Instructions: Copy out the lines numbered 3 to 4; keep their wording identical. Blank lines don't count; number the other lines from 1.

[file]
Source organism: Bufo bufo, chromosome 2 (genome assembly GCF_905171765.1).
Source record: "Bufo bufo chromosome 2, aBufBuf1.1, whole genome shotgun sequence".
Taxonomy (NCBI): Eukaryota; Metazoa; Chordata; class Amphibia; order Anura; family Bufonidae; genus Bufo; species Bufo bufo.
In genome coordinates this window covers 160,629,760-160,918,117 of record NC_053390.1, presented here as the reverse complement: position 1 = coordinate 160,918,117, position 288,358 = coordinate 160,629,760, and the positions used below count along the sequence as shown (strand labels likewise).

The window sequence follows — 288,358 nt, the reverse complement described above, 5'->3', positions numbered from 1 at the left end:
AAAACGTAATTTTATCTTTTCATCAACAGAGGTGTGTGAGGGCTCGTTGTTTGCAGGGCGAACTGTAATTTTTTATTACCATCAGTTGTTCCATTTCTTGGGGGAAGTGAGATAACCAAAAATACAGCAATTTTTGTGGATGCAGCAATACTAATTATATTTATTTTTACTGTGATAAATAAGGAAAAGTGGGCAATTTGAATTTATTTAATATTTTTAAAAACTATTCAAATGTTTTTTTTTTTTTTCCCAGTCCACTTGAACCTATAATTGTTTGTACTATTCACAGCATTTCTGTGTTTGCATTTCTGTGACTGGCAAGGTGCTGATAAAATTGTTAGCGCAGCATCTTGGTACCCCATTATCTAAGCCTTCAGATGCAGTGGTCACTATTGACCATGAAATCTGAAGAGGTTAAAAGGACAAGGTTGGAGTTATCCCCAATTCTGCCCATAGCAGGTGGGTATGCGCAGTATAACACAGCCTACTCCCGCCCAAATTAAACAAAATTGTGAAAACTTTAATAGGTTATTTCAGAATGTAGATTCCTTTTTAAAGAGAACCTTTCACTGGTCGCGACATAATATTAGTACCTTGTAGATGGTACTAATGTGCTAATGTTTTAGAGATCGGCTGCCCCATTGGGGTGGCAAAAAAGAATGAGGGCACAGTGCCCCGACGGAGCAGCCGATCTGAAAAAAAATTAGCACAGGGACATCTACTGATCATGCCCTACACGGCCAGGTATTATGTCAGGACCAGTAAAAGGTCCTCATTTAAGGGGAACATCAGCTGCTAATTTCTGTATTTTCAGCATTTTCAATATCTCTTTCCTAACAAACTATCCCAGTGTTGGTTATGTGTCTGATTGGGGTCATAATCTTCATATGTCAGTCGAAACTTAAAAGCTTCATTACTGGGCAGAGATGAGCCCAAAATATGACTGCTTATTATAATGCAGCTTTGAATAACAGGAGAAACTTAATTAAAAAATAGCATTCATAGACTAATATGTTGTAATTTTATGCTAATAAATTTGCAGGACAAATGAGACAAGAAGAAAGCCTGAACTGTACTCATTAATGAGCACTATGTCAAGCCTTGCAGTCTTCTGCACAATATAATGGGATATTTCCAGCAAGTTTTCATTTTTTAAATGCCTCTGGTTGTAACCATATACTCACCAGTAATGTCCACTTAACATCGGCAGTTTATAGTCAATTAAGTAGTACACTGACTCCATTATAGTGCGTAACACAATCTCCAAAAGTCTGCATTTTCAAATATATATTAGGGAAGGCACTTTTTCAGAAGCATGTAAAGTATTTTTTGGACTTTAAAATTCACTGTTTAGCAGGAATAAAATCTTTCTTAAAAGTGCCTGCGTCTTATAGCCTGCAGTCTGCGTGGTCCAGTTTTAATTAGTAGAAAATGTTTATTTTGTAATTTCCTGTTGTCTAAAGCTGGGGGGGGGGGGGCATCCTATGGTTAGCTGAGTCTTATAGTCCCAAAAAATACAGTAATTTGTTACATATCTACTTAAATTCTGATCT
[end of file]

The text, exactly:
Taxonomy (NCBI): Eukaryota; Metazoa; Chordata; class Amphibia; order Anura; family Bufonidae; genus Bufo; species Bufo bufo.
In genome coordinates this window covers 160,629,760-160,918,117 of record NC_053390.1, presented here as the reverse complement: position 1 = coordinate 160,918,117, position 288,358 = coordinate 160,629,760, and the positions used below count along the sequence as shown (strand labels likewise).